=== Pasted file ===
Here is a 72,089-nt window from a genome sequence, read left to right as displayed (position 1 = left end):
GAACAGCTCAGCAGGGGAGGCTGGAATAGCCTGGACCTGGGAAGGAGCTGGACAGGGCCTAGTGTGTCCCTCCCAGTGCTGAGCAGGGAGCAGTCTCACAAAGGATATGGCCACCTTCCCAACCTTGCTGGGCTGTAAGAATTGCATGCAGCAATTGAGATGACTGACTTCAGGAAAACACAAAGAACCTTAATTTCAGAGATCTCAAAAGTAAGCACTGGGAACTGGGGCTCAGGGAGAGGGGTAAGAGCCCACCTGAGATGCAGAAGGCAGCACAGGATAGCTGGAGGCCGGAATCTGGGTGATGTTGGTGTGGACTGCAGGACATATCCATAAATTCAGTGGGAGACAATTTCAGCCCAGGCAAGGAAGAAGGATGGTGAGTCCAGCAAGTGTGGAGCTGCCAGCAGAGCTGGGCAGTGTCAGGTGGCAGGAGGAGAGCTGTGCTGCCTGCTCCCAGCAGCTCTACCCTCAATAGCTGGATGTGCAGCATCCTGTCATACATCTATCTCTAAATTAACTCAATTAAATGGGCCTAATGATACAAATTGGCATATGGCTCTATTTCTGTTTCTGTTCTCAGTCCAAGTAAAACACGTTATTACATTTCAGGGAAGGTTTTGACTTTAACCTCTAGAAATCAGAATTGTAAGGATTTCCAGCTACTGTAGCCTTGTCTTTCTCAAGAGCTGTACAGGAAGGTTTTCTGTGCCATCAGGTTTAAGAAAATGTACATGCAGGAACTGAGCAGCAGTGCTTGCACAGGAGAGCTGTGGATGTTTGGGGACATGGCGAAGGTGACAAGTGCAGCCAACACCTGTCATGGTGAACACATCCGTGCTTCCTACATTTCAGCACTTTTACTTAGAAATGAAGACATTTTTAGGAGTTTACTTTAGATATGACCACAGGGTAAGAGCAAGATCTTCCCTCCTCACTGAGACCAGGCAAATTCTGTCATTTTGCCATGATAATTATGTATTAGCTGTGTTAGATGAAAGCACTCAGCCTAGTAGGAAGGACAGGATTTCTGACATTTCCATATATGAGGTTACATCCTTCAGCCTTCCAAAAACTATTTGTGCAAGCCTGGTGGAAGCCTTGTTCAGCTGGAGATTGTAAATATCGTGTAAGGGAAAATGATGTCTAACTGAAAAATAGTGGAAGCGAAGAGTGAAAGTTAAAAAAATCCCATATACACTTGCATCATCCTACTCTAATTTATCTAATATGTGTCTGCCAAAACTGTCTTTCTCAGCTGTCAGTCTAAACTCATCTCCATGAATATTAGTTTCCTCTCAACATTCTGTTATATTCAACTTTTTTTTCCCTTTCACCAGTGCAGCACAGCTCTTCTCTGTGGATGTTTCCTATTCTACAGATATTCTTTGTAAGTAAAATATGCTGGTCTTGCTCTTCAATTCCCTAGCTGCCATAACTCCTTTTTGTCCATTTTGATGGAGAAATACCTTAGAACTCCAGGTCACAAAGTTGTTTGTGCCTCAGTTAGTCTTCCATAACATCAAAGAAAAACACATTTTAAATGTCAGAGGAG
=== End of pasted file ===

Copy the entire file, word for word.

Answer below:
Here is a 72,089-nt window from a genome sequence, read left to right as displayed (position 1 = left end):
GAACAGCTCAGCAGGGGAGGCTGGAATAGCCTGGACCTGGGAAGGAGCTGGACAGGGCCTAGTGTGTCCCTCCCAGTGCTGAGCAGGGAGCAGTCTCACAAAGGATATGGCCACCTTCCCAACCTTGCTGGGCTGTAAGAATTGCATGCAGCAATTGAGATGACTGACTTCAGGAAAACACAAAGAACCTTAATTTCAGAGATCTCAAAAGTAAGCACTGGGAACTGGGGCTCAGGGAGAGGGGTAAGAGCCCACCTGAGATGCAGAAGGCAGCACAGGATAGCTGGAGGCCGGAATCTGGGTGATGTTGGTGTGGACTGCAGGACATATCCATAAATTCAGTGGGAGACAATTTCAGCCCAGGCAAGGAAGAAGGATGGTGAGTCCAGCAAGTGTGGAGCTGCCAGCAGAGCTGGGCAGTGTCAGGTGGCAGGAGGAGAGCTGTGCTGCCTGCTCCCAGCAGCTCTACCCTCAATAGCTGGATGTGCAGCATCCTGTCATACATCTATCTCTAAATTAACTCAATTAAATGGGCCTAATGATACAAATTGGCATATGGCTCTATTTCTGTTTCTGTTCTCAGTCCAAGTAAAACACGTTATTACATTTCAGGGAAGGTTTTGACTTTAACCTCTAGAAATCAGAATTGTAAGGATTTCCAGCTACTGTAGCCTTGTCTTTCTCAAGAGCTGTACAGGAAGGTTTTCTGTGCCATCAGGTTTAAGAAAATGTACATGCAGGAACTGAGCAGCAGTGCTTGCACAGGAGAGCTGTGGATGTTTGGGGACATGGCGAAGGTGACAAGTGCAGCCAACACCTGTCATGGTGAACACATCCGTGCTTCCTACATTTCAGCACTTTTACTTAGAAATGAAGACATTTTTAGGAGTTTACTTTAGATATGACCACAGGGTAAGAGCAAGATCTTCCCTCCTCACTGAGACCAGGCAAATTCTGTCATTTTGCCATGATAATTATGTATTAGCTGTGTTAGATGAAAGCACTCAGCCTAGTAGGAAGGACAGGATTTCTGACATTTCCATATATGAGGTTACATCCTTCAGCCTTCCAAAAACTATTTGTGCAAGCCTGGTGGAAGCCTTGTTCAGCTGGAGATTGTAAATATCGTGTAAGGGAAAATGATGTCTAACTGAAAAATAGTGGAAGCGAAGAGTGAAAGTTAAAAAAATCCCATATACACTTGCATCATCCTACTCTAATTTATCTAATATGTGTCTGCCAAAACTGTCTTTCTCAGCTGTCAGTCTAAACTCATCTCCATGAATATTAGTTTCCTCTCAACATTCTGTTATATTCAACTTTTTTTTCCCTTTCACCAGTGCAGCACAGCTCTTCTCTGTGGATGTTTCCTATTCTACAGATATTCTTTGTAAGTAAAATATGCTGGTCTTGCTCTTCAATTCCCTAGCTGCCATAACTCCTTTTTGTCCATTTTGATGGAGAAATACCTTAGAACTCCAGGTCACAAAGTTGTTTGTGCCTCAGTTAGTCTTCCATAACATCAAAGAAAAACACATTTTAAATGTCAGAGGAG